The risk for dementia goes up in patients with(AFib), but some evidence suggests that risk can be blunted with therapies that restore sinus rhythm. But a new cohort study suggests that the treatment effect’s magnitude might depend on the rhythm control strategy. It hinted that AFib might be more effective than pharmacologic rhythm control alone at cutting the risk for dementia.
The case-matched study of more than 38,000 adults with AFib saw a 41% reduction (P < .0001) in risk for dementia among those who underwent catheter ablation after attempted rhythm control with antiarrhythmic drugs (AAD), compared with those managed with pharmacologic rhythm control therapy alone.
The observational study comprising 20 years of data comes with big limitations and can’t say for sure whether catheter ablation is better than AAD alone at cutting the dementia risk in AFib. But it and other evidence support the idea, which has yet to be explored in a randomized fashion.
In a secondary finding, the analysis showed a similar reduction in dementia risk from catheter ablation, compared with AAD, in women and in men by 40% and 45%, respectively (P < .0001 for both). The findings are particularly relevant “given the higher life-long risk of dementia among women and the lower likelihood that women will be offered ablation, which has been demonstrated repeatedly,” Emily P. Zeitler, MD, MHS, Dartmouth-Hitchcock Medical Center, Lebanon, N.H., said in an interview. “I think this is another reason to try to be more generous in offering ablation to women.”
Management of AFib certainly evolved in important ways from 2000 to 2021, the period covered by the study. But a sensitivity analysis based on data from 2010 to 2021 showed “no meaningful differences” in the results, said Dr. Zeitler, who is slated to present the findings at the annual scientific sessions of the Heart Rhythm Society.
Dr. Zeitler acknowledged that the observational study, even with its propensity-matched ablation and AAD cohorts, can only hint at a preference for ablation over AAD for lowering risk for AFib-associated dementia. “We know there’s unmeasured and unfixable confounding between those two groups, so we see this really as hypothesis-generating.”
It was “a well-done analysis,” and the conclusion that the dementia risk was lower with catheter ablation is “absolutely correct,” but only as far as the study and its limitations allow, agreed David Conen, MD, MPH, McMaster University, Hamilton, Ont., who is not a coauthor.
“Even with propensity matching, you can get rid of some sorts of confounding, but you can never get rid of all selection bias issues.” That, he said when interviewed, takes randomized trials.
Dr. Conen, who is studying cognitive decline in AFib as atrial principal investigator, pointed to a secondary finding of the analysis as evidence for such confounding. He said the ablation group’s nearly 50% drop (P < .0001) in competing risk for death, compared with patients managed with AAD, isn’t plausible.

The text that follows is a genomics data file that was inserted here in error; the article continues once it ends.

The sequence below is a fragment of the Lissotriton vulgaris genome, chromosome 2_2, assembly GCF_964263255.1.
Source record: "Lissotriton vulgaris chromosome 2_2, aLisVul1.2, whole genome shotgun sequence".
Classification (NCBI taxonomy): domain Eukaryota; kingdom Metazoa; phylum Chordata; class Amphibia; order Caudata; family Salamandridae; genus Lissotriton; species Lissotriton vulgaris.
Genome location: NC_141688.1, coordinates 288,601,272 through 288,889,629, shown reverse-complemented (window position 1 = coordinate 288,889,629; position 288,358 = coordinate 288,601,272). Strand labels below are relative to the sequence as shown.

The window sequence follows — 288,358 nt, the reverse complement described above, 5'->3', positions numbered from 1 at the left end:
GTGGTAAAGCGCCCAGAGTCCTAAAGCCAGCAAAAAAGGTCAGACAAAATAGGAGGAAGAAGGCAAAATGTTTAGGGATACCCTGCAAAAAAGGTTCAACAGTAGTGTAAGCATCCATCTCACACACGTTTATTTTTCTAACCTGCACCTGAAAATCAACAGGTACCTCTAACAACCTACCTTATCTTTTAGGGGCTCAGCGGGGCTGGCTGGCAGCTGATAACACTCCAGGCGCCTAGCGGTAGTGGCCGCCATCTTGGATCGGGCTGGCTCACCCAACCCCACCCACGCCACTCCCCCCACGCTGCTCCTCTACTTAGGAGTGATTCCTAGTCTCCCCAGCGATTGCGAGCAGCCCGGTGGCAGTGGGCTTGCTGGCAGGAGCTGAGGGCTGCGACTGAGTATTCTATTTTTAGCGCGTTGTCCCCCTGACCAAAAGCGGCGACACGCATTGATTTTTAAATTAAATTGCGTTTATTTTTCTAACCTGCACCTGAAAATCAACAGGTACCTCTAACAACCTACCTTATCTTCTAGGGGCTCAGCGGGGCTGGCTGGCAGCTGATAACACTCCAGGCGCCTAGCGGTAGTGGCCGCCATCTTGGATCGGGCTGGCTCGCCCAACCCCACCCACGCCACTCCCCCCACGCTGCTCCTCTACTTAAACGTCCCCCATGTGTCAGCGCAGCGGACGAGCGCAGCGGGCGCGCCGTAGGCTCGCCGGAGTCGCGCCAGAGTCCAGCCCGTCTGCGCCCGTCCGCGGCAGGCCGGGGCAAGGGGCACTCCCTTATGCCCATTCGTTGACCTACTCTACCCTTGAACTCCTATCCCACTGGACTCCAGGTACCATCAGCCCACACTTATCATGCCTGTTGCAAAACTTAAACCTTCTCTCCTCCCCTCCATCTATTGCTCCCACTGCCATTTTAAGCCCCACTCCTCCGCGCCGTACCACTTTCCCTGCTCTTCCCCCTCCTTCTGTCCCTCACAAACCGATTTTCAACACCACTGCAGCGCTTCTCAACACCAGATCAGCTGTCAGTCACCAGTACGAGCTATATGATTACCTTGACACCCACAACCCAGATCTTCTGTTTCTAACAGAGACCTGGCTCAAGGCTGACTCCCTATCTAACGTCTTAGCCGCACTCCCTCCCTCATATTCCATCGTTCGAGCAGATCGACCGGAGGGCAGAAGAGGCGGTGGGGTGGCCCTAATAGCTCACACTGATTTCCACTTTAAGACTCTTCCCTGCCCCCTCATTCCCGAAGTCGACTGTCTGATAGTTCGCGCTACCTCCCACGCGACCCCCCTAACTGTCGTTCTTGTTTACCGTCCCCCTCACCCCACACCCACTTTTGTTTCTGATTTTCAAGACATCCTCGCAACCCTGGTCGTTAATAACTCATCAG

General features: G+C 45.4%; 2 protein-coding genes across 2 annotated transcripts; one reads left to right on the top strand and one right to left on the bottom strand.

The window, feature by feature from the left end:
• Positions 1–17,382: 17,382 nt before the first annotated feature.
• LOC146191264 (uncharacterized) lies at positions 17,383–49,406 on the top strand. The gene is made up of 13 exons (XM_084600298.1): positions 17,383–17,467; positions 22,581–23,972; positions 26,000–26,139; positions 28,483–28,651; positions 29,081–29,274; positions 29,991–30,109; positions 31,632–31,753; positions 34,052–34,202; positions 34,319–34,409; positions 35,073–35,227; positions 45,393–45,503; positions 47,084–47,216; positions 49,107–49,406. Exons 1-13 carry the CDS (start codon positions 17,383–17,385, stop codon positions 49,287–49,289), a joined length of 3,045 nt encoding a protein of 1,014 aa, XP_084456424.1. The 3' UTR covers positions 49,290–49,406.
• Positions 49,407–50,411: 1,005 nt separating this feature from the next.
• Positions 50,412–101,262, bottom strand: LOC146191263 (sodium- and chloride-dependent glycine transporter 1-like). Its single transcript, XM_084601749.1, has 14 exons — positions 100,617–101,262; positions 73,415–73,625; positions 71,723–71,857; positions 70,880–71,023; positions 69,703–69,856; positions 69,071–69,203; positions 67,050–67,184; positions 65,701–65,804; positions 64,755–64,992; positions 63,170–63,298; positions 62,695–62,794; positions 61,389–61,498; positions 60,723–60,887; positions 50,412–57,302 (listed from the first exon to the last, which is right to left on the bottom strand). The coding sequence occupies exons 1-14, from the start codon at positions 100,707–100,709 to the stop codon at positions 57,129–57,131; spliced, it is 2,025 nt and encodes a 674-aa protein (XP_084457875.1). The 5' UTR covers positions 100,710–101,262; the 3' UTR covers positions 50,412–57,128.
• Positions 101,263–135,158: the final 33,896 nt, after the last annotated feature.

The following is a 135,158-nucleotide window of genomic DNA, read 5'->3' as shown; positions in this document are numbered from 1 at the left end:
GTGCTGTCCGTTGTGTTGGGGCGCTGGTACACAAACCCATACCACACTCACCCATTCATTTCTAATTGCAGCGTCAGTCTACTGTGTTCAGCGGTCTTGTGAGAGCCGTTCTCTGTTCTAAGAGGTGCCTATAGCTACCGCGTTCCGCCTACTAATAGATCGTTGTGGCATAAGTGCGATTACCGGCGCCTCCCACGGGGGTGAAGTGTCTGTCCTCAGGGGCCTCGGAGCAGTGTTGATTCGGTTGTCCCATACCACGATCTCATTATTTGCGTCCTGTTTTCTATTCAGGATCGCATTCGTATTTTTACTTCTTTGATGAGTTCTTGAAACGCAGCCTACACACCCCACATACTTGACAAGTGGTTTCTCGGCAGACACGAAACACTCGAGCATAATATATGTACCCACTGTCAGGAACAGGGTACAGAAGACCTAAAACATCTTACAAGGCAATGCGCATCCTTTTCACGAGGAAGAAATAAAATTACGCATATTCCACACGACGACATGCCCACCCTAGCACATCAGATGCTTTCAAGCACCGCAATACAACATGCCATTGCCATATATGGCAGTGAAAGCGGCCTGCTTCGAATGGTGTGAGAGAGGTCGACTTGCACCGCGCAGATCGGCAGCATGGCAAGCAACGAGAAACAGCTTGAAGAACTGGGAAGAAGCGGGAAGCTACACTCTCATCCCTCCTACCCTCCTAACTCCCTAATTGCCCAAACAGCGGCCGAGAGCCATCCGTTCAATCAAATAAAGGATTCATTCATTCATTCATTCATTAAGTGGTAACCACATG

The finding “strongly suggests these people were healthier and that there’s some sort of selection bias. They were at lower risk of death, they were at lower risk of dementia, and they were probably also at lower risk of, , thrombosis, and cancer because they were just probably a little healthier than the others,” Dr. Conen said. The ablation and AAD groups “were two very different populations from the get-go.”
The analysis was based on U.S. insurance and Medicare claims data from AFib patients who either underwent catheter ablation after at least one AAD trial or filled prescriptions for at least two different antiarrhythmic agents in the year after AFib diagnosis. Patients with history of dementia, catheter or surgical AFib ablation, or a valve procedure were excluded.
The ablation and AAD-only groups each consisted of 19,066 patients after propensity matching, and the groups were balanced with respect to age, sex, type of insurance, CHA2DS2-VASc scores, and use of renin-angiotensin system inhibitors, oral anticoagulants, and antiplatelets.
The overall risk for dementia was 1.9% for the ablation group and 3.3% for AAD-only patients (hazard ratio, 0.59; 95% confidence interval, 0.52-0.67). Corresponding HRs by sex were 0.55 (95% CI, 0.46-0.66) for men and 0.60 (95% CI, 0.50-0.72) for women.
The competing risk for death was also significantly decreased in the ablation group (HR, 0.51; 95% CI, 0.46-0.55).
Dr. Zeitler pointed to a randomized trial now in the early stages called Neurocognition and Greater Maintenance of Sinus Rhythm in Atrial Fibrillation, or, which will explore relationships between rhythm control therapy and dementia in patients with AFib, whether catheter ablation or AAD can mitigate that risk, and whether either strategy works better than the other, among other goals.
“I’m optimistic,” she said, “and I think it’s going to add to the growing motivations to get patients ablated more quickly and more broadly.”
The analysis was funded by Biosense-Webster. Dr. Zeitler disclosed consulting for Biosense-Webster and Arena Pharmaceuticals (now Pfizer); fees for speaking from Medtronic; and receiving research support from Boston Scientific, Sanofi, and Biosense-Webster. Dr. Conen has previously reported receiving speaker fees from Servier Canada.
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